Book: The 1619 Project: A New Origin Story by Nikole Hannah-Jones
Publisher: One World
Publication date: 2021
Pages: 590 (480 without end material — don’t let anyone tell you that this book wasn’t well-researched!)
Source: Hardcover, borrowed from library
Summary: The 1619 Project: A New Origin Story began life as a special issue of The New York Times Magazine in 2019 that illuminated the importance of the year 1619. In 1619, the White Lion docked in Virginia where it traded a cargo of people, Africans, for supplies. These were the first enslaved people in what would one day become the United States. This was the year before the arrival of the Mayflower and nearly 16 decades, eight generations, before 1776, the date that we often think of as the origin of the nation.
Eight generations can develop a lot of traditions, habits, and economic structures that don’t get broken by a revolution. That revolution, however, established myths about what these United States stand for, even though the tenets weren’t true when the words were written. Clearly, no one who signed the Declaration of Independence believed that all men were created equal. An unquestioning belief in our founding myths is an act of denial that makes it impossible to understand our history or our present.
Our myths have not served us well. We are the most unequal of the Western democracies. We incarcerate our citizens at the highest rates. We suffer the greatest income inequality. Americans’ life spans are shorter than those of the people in the nations we compare ourselves to. The 1619 Project seeks to explain this present-day reality and challenge these myths not to tear down or further divide this country, as some critics suggest, but so that we can truly become the country we already claim to be. (p. xxxii)
Thoughts: This was our August pick for the Community for Understanding and Hope Book Group. Not everyone finished, but everyone liked it. This was the 129th book that we’ve read together. We’ve covered most of these topics in previous books, but we still learned new things. The experience of reading these carefully curated pieces together was powerful and convincing.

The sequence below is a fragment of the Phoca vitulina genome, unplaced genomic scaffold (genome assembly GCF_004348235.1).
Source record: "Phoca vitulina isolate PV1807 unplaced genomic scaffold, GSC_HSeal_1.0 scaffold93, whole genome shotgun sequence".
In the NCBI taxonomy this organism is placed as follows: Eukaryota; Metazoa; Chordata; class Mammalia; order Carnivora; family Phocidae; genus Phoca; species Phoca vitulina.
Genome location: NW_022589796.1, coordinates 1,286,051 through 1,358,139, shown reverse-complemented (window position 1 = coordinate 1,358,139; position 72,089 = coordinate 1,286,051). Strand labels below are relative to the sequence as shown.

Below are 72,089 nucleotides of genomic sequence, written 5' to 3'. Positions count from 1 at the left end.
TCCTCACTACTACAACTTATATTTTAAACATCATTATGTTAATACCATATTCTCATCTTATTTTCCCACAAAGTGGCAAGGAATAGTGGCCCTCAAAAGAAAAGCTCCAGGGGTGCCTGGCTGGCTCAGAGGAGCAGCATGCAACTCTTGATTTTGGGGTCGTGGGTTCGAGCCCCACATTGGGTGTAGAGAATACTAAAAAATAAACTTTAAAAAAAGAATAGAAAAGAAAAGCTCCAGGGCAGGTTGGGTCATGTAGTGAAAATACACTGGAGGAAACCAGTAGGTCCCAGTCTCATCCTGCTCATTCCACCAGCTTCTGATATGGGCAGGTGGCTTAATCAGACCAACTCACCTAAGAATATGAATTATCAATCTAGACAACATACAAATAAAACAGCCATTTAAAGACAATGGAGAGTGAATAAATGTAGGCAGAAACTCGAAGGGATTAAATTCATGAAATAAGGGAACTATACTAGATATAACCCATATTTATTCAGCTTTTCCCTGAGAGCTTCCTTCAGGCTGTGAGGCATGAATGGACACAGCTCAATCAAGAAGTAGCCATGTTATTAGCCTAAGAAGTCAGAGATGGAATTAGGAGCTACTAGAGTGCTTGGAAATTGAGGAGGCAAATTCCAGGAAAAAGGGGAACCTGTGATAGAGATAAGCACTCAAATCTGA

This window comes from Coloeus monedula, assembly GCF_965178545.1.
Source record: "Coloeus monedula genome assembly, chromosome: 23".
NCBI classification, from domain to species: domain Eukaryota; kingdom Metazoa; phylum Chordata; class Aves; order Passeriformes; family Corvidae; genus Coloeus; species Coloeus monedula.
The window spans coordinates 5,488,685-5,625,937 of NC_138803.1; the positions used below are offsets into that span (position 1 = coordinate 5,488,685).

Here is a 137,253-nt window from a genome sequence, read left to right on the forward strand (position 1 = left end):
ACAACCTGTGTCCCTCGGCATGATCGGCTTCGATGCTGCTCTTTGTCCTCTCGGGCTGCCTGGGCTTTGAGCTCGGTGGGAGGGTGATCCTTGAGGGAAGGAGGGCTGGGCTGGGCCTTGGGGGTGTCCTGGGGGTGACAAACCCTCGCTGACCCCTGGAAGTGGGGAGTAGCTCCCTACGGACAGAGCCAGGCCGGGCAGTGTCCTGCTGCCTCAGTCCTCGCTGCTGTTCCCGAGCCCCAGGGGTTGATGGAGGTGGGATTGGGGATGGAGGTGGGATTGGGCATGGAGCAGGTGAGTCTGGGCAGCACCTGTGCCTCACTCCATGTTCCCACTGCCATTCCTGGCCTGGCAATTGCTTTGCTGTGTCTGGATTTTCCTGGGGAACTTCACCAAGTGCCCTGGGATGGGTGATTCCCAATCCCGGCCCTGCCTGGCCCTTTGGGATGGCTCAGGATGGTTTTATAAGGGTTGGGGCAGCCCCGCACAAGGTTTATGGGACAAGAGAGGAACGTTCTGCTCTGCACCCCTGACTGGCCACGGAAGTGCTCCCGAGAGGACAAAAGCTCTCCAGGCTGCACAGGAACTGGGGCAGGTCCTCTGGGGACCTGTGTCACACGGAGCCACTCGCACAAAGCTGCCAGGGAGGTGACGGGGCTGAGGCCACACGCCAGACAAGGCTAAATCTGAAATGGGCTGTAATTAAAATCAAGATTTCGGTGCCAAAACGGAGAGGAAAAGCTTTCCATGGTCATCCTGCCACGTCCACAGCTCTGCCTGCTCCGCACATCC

I was so surprised by one historical event that I wrote about it on Facebook:
Today, I’m sharing my frustration about my ignorance. How did I not know about the only successful coup in the United States? In 1898, thousands of white supremacist insurrectionists overthrew the city government of Wilmington, North Carolina. During the previous decade, poor white farmers, laborers, and black people in North Carolina had formed a coalition, the Republican-Populist Fusion Ticket, consolidating power (especially in Wilmington) that white Democrats thought of as their own.
Rather than deal with the issues that were impacting people in North Carolina, regardless of race, the Democrats revved up white supremacy with White Supremacy Clubs, a White Supremacy Convention, and “The White Declaration of Independence.” All of that leading up to white violence that drove out the elected officials of Wilmington, destroyed black-owned businesses, and massacred black people. The mob replaced the officials with their own choices.
I learned about this yesterday due to a reference in The 1619 Project by Nikole Hannah-Jones and a detailed article in Wikipedia.
Gee, every news reporter in the US, don’t you think this might be interesting as we’re learning more about the 21st century insurrection on January 6, 2021?
People want to ban The 1619 Project: A New Origin Story and its predecessor issue of The New York Times Magazine from school curriculums. This is the history that I wish I’d learned much earlier. Our current situation makes no sense without understanding a fuller version of history than I was taught.
Appeal: This book is a collection of essays by different authors, easily read in short stints. Doing it that way took me about a month — which is longer than I usually spend on books for our book group. Between the essays there are poems, short stories, photographs, and other creative material — for a couple of our members, the poems were a crucial part of the experience of reading the book.
Challenges: This is my seventh book for the Diversity Reading Challenge.
Have you read this book? What did you think?